- Indiana Jones and the Kingdom of the Crystal Skull was dumber than even I expected it to be. Steven Spielberg managed to crowbar in all his pet obsessions (daddy issues, alien life, and the irrepressibility of youth!) into one of the densest disappointments of the year. Even if the story wasn’t totally inane, the performances were uniformly horrible. Harrison Ford may as well have phoned it in from Spielberg’s favorite alien planet, Cate Blanchett’s horrendous Soviet accent and phallus-envy sword play were a constant irritation, and Karen Allen seemed to be reprising a role as a heretofore unknown and unhinged cat-lady. And of course, one can’t ignore that the story itself was inane. Indy 4 suffered from constant credulity-straining suspensions of disbelief (even the jungle monkeys hate Socialists!) to forehead-slapping thematic platitudes (“knowledge was their treasure!!”), resulting in a multi-million dollar turd that only Spielberg could’ve directed.
- Detective Comics: Heart of Hush by Paul Dini was a story I can’t believe I even bothered to read. I’d generally been enjoying Dini’s run on Detective, but this storyline was a pathetic attempt to bring some gravitas to the character of Hush. Riddled with cliche’s and cheap flashbacks that attempted to give Hush some depth, this absolutely airless ugh-fest compared all the more unfavorably to Grant Morrison’s convoluted but inspired BATMAN R.I.P.
- Mark Millar used to be a writer I enjoyed (The Ultimates, Ultimate Fantastic Four, etc.), but thanks to its big-screen adaptation, I finally read Wanted, and I truly wish I could unread the ugly, hateful, and ultimately pathetic power-fantasy in its pages. Everything of Millar’s I’ve read (or re-read) since has been colored by that story’s shallow characterizations, puerile attempts at humor, and general bigotry.
- Guy Fieri‘s frosted douche-itude and ubiquity is quickly making the often unbearable Food Network, completely unwatchable. I can stomach Bobby Flay’s overwhelming smarminess, deal with Iron Chef America‘s tepid imitation of the Japanese original, and Alton Brown’s cornball moments in return for glimpses of culinary inspiration and opinion rendered smartly and pointedly by folks like Brown, Mario Batali, Masahiro Morimoto, and Jeffrey Steingarten. But Fieri and his chicken-fried personality represent what’s wrong with how our culture relates to food. I’m not saying we need to populate the TV with granola-fed back-to-the-landers, but I’d take anything over his constant shilling of fried mediocrity and quarter-pound diabetes burgers available at TGIFridays.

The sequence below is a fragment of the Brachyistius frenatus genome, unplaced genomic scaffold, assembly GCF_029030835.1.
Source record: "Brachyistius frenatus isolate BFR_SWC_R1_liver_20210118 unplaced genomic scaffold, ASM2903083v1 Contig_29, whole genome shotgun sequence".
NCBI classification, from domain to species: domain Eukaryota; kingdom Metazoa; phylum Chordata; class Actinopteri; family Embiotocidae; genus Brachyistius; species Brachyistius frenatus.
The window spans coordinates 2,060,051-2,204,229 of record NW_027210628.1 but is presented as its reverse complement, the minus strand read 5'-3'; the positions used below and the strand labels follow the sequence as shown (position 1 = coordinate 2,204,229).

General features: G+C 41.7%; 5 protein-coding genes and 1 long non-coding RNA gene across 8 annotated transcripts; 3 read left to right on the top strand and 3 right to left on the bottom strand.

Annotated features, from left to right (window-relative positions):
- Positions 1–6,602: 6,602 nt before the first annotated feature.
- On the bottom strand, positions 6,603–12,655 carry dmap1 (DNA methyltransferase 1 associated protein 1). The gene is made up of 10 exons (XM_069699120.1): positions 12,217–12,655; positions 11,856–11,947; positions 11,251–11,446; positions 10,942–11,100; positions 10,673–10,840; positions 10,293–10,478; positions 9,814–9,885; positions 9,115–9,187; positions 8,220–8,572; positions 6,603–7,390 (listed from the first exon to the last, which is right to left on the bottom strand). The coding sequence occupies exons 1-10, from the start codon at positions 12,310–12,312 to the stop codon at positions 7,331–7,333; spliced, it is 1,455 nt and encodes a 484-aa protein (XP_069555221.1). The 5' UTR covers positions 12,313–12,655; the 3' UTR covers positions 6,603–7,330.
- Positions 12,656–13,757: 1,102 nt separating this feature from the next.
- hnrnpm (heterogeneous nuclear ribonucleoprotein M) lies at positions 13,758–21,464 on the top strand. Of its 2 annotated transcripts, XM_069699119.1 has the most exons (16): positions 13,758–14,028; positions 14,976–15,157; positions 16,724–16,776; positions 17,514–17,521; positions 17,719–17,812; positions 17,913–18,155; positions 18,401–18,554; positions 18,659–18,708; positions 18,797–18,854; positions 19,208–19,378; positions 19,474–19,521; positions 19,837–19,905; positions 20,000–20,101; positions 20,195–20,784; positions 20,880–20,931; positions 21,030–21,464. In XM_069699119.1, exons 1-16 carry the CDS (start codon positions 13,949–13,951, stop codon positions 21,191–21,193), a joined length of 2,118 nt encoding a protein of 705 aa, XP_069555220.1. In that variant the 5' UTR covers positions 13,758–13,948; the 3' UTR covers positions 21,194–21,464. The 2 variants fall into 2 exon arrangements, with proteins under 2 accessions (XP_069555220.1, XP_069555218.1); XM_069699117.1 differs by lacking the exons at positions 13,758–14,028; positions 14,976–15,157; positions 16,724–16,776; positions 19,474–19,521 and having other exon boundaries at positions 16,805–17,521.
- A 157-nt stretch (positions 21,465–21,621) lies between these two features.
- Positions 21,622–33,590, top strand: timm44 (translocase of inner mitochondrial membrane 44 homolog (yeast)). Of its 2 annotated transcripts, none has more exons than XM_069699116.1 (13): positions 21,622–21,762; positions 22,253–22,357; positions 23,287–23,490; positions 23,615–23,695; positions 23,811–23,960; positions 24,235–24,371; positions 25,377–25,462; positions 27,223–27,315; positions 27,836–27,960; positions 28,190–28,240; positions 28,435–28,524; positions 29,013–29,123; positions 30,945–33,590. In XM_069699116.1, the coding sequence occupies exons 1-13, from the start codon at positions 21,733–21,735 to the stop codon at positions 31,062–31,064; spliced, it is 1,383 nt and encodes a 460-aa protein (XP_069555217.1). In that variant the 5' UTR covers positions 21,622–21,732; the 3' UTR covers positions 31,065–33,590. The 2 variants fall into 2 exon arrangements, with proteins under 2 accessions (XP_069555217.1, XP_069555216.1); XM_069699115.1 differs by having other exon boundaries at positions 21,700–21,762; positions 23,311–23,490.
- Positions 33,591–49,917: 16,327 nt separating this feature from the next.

- The Curious Case of Benjamin Button was yet another example of overblown cinematic stupidity. Probably the worst film I saw all year (even after I saw a stop-motion bat try to rape his college sweetheart). Worse because of its attempts to appear profound, shoe-horning Forrest Gump‘s treacly sentimentality onto a creepy, ultimately hollow love story. For something so incredibly overwrought The Curious Case… is amazingly careless. The film doesn’t even follow its own internal logic relating to Brad Pitt’s de-aging (starts normal sized baby that’s old, so it should end with man-sized geezer that’s a baby?), and Cate Blanchett gives another overwhelmingly obnoxious performance in a high-profile movie. Adding to its insipidness, the film fails to do anything meaningful with Hurricane Katrina in its backdrop, insulting the hurricane’s victims and its audience.